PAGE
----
Rapt attention

Thursday, May 31, 2012

Robin Adler & Mutts of the Planet - River

City of the fallen angles

I traveled to Los Angeles yesterday with my friend Ken Seals for a rewarding but ultimately exhausting, fun filled day. Our first stop was at my favorite mexican restaurant in the world, La Cabanita in Montrose. We both dined on and adored their amazing chuletas, thin pork chops cooked in a pasilla chile sauce topped with sour cream. Amazing green tomatilla sauce and a smoky chipotle sauce, the cuisine just doesn't get any better. It was great riding up with Ken because, besides being a great guy, we have very similar taste in music. Started with the Band, Will the Circle be Unbroken, Pat Garrett and Billy the Kid, made for a very nice ride.

After lunch we drove over to the Getty to see the new Herb Ritts exhibition. We parked in the lot off of Sepulveda and took the tram up the hill. Ritts is the late Los Angeles fashion photographer, known for his slick and sinewy black and white photography of nudes.

I must candidly admit that this was my first trip to the Getty. What a repository and what a revelation! A beautiful complex, inside and out. Lots of space and perfectly designed down to the nth detail.

Ritts is not exactly my cup of meat. Think Mapplethorpe, west coast edition. Technically brilliant, the commercial photographer liked to venture into both overt homoeroticism and the rather grey androgynous area between gender, but only with the most beautiful of human bodies as his subjects. It is a celebration or continuum of the Nazi era film work of Leni Reifenstahl. The brutality of fashion, set to a colored aryan ideal. Ritts subjects sometimes wore thorns or clay or became inanimate figures on a mantle.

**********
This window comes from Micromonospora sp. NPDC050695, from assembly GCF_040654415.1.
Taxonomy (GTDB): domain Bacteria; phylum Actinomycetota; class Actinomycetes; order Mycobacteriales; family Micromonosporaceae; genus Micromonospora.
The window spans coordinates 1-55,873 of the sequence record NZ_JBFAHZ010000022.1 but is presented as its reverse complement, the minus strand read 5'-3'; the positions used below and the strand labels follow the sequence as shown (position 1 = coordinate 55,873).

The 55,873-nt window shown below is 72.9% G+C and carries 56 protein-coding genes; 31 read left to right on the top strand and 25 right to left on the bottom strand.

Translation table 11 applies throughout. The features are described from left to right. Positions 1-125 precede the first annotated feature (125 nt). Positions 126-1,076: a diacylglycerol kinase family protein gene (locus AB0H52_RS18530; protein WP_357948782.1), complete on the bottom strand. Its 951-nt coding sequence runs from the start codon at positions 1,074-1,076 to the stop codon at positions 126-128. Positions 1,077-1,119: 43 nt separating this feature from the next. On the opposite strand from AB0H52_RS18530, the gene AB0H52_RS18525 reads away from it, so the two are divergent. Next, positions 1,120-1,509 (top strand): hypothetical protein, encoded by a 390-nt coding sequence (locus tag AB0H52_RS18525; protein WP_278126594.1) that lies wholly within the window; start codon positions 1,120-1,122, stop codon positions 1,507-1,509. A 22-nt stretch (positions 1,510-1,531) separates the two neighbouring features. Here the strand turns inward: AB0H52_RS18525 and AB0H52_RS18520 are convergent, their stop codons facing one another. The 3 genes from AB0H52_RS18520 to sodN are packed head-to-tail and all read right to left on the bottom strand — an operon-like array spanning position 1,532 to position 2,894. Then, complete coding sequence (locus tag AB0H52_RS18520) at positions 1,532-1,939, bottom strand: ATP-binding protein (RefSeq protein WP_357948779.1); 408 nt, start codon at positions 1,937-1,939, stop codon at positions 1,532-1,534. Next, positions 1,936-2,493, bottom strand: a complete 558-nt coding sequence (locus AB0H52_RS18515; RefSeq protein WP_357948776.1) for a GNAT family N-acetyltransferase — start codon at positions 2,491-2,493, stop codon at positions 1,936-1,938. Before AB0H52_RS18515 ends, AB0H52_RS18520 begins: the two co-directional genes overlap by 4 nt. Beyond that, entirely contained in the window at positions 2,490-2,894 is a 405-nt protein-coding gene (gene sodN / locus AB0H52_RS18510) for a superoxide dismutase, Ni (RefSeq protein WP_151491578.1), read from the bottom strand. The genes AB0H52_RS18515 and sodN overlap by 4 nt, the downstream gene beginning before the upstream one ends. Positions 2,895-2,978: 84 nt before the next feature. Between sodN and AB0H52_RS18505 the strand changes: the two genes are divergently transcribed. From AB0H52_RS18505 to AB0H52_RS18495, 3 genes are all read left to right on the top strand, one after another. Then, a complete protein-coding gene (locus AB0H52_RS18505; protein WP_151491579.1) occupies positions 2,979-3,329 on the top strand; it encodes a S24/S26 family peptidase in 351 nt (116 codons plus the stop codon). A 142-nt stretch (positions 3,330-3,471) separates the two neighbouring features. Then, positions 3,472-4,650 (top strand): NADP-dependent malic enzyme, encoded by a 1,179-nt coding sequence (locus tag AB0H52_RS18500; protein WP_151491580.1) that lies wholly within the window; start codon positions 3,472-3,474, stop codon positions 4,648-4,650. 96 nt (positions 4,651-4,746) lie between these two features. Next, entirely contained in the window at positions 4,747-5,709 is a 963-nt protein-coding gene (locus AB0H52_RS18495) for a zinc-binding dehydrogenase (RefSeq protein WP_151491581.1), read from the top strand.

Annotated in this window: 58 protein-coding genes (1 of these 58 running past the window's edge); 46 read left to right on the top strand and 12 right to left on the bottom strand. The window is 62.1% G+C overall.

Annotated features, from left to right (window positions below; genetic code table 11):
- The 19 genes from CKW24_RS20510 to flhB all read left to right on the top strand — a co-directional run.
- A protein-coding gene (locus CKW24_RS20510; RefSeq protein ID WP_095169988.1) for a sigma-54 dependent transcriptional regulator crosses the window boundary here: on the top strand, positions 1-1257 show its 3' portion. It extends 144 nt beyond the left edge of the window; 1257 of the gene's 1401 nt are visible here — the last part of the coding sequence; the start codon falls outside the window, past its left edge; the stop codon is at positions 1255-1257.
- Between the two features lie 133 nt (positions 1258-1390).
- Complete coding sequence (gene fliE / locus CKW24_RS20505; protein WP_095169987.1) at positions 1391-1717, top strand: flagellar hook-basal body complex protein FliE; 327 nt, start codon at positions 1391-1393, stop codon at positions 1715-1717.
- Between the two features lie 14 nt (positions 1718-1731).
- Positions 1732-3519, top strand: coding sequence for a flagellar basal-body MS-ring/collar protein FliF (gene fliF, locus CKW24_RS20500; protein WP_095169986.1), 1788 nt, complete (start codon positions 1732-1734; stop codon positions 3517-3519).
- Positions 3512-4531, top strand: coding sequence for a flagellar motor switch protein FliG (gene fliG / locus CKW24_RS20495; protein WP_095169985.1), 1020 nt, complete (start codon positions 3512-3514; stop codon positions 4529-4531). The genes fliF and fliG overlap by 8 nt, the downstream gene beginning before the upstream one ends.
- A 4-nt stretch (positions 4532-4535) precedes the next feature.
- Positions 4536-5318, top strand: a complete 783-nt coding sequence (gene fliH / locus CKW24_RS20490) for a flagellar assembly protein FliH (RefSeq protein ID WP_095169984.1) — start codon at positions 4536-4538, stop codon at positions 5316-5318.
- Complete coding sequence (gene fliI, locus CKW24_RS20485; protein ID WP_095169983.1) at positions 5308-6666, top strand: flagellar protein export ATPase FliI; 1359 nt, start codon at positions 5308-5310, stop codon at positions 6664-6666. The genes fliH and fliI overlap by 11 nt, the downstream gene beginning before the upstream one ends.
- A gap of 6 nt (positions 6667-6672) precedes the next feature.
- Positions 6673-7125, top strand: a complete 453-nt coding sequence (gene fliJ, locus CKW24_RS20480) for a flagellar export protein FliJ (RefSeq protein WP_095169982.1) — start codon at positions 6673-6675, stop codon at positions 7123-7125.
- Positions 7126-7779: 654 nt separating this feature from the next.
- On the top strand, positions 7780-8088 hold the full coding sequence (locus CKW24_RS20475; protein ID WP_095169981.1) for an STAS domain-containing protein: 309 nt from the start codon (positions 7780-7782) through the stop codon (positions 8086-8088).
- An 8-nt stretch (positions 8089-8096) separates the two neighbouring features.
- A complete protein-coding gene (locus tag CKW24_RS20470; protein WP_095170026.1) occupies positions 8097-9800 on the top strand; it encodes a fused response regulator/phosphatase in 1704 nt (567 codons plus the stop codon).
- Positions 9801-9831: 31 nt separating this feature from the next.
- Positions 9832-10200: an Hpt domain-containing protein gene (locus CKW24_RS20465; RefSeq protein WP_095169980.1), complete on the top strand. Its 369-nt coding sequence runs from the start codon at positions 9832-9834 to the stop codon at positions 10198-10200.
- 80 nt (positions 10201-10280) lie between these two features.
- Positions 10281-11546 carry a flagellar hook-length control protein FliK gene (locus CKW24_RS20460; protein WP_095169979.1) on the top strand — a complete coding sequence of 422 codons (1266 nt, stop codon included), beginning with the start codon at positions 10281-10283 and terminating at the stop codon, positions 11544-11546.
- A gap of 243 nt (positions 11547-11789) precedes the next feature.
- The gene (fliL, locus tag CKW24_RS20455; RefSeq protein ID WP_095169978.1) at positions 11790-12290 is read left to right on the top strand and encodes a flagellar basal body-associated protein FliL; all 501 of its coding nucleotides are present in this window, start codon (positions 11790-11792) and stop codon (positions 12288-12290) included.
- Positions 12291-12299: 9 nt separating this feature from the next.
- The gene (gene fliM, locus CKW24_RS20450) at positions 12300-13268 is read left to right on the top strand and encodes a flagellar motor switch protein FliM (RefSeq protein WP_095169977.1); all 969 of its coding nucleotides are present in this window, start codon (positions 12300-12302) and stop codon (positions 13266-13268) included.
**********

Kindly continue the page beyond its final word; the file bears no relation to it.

In at least the Ritts photos I saw, I notice an interesting phenomenon; men are quite soft and women are invariably hard. He has no problem celebrating the most delicate and gentle expressions of men but his women are taut faced, severe and contorted. His photo of swimmer Lynn looks like a drug store mannekin or a man in drag. The women might have sand or water on their face, always slightly obscured and I noticed usually a touch out of focus. He did not appear to allow his women models to be femininely beautiful.

His subjects also often obscure their sexuality. Several photos showed androgynous bodybuilders of undetermined sex entwined with each other. Gender blurring is great and evidently you can make a whole career out of it. It just got tedious for me. Only a few pictures resonated. But it obviously worked for him so I guess he never felt the need to stretch or alter his approach. The curse of success, I suppose.

The stuff was quintessentially Los Angeles in its reliance on perfect form and surface. I just didn't feel a lot of breadth underneath.  Bit shallow I think. I really liked one of the photos, a closeup of two bodies, reminded me of my photographic hero, Weston. And sure enough underneath the work was a thumbnail of a Weston piece that he riffed on. Might as well borrow from the best.

Ritts is a master of photography. Some of his dark on dark techniques are truly amazing. I wonder if there is any more personal work extant, perhaps not as candy coated and wrapped up in the issues of sexual identity? This exhibition bored me very quickly.

View through screen, Getty © Robert Sommers